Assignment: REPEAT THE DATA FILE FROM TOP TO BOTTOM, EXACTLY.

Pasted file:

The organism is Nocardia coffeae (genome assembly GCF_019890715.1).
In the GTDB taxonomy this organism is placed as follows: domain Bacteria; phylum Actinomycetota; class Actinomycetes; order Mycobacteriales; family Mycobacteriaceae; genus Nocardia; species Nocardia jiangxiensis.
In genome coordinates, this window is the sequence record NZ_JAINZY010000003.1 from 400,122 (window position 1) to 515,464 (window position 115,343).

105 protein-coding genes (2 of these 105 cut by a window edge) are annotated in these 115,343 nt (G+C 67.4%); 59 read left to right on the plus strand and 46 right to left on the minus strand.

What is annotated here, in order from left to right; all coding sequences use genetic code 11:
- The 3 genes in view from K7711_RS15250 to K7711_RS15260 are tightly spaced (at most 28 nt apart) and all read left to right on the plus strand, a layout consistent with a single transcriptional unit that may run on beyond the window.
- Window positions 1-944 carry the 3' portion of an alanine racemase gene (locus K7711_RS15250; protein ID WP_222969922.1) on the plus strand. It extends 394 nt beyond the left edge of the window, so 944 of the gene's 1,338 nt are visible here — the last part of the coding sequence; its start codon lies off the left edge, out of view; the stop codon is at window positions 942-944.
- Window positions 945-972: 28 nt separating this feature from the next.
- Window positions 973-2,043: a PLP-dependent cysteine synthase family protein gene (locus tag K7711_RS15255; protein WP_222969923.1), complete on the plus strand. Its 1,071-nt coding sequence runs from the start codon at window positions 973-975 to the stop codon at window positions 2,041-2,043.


The organism is Nocardia coffeae (genome assembly GCF_019890715.1).
In the GTDB taxonomy this organism is placed as follows: domain Bacteria; phylum Actinomycetota; class Actinomycetes; order Mycobacteriales; family Mycobacteriaceae; genus Nocardia; species Nocardia jiangxiensis.
In genome coordinates, this window is the sequence record NZ_JAINZY010000003.1 from 400,122 (window position 1) to 515,464 (window position 115,343).

105 protein-coding genes (2 of these 105 cut by a window edge) are annotated in these 115,343 nt (G+C 67.4%); 59 read left to right on the plus strand and 46 right to left on the minus strand.

What is annotated here, in order from left to right; all coding sequences use genetic code 11:
- The 3 genes in view from K7711_RS15250 to K7711_RS15260 are tightly spaced (at most 28 nt apart) and all read left to right on the plus strand, a layout consistent with a single transcriptional unit that may run on beyond the window.
- Window positions 1-944 carry the 3' portion of an alanine racemase gene (locus K7711_RS15250; protein ID WP_222969922.1) on the plus strand. It extends 394 nt beyond the left edge of the window, so 944 of the gene's 1,338 nt are visible here — the last part of the coding sequence; its start codon lies off the left edge, out of view; the stop codon is at window positions 942-944.
- Window positions 945-972: 28 nt separating this feature from the next.
- Window positions 973-2,043: a PLP-dependent cysteine synthase family protein gene (locus tag K7711_RS15255; protein WP_222969923.1), complete on the plus strand. Its 1,071-nt coding sequence runs from the start codon at window positions 973-975 to the stop codon at window positions 2,041-2,043.